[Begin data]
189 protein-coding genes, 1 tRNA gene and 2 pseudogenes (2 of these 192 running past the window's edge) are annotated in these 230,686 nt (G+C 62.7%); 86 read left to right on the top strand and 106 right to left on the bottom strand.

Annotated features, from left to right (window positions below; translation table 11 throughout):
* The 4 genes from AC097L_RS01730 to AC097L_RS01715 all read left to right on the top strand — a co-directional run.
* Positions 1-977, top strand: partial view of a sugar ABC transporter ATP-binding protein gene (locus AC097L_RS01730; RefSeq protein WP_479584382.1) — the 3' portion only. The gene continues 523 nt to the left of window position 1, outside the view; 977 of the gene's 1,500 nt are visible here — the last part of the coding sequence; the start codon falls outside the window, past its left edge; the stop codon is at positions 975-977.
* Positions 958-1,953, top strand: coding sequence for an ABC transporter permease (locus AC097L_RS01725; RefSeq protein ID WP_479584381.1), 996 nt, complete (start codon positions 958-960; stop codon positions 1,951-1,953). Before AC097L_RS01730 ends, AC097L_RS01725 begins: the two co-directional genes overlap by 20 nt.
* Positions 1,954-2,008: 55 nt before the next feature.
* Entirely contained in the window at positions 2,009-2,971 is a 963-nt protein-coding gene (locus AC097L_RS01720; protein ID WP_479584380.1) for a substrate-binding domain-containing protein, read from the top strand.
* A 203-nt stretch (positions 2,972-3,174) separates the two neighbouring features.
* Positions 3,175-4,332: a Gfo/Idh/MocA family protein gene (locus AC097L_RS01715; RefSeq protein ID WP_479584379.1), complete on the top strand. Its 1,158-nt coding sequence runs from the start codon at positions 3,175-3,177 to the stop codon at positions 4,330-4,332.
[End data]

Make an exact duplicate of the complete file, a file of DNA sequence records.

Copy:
189 protein-coding genes, 1 tRNA gene and 2 pseudogenes (2 of these 192 running past the window's edge) are annotated in these 230,686 nt (G+C 62.7%); 86 read left to right on the top strand and 106 right to left on the bottom strand.

Annotated features, from left to right (window positions below; translation table 11 throughout):
* The 4 genes from AC097L_RS01730 to AC097L_RS01715 all read left to right on the top strand — a co-directional run.
* Positions 1-977, top strand: partial view of a sugar ABC transporter ATP-binding protein gene (locus AC097L_RS01730; RefSeq protein WP_479584382.1) — the 3' portion only. The gene continues 523 nt to the left of window position 1, outside the view; 977 of the gene's 1,500 nt are visible here — the last part of the coding sequence; the start codon falls outside the window, past its left edge; the stop codon is at positions 975-977.
* Positions 958-1,953, top strand: coding sequence for an ABC transporter permease (locus AC097L_RS01725; RefSeq protein ID WP_479584381.1), 996 nt, complete (start codon positions 958-960; stop codon positions 1,951-1,953). Before AC097L_RS01730 ends, AC097L_RS01725 begins: the two co-directional genes overlap by 20 nt.
* Positions 1,954-2,008: 55 nt before the next feature.
* Entirely contained in the window at positions 2,009-2,971 is a 963-nt protein-coding gene (locus AC097L_RS01720; protein ID WP_479584380.1) for a substrate-binding domain-containing protein, read from the top strand.
* A 203-nt stretch (positions 2,972-3,174) separates the two neighbouring features.
* Positions 3,175-4,332: a Gfo/Idh/MocA family protein gene (locus AC097L_RS01715; RefSeq protein ID WP_479584379.1), complete on the top strand. Its 1,158-nt coding sequence runs from the start codon at positions 3,175-3,177 to the stop codon at positions 4,330-4,332.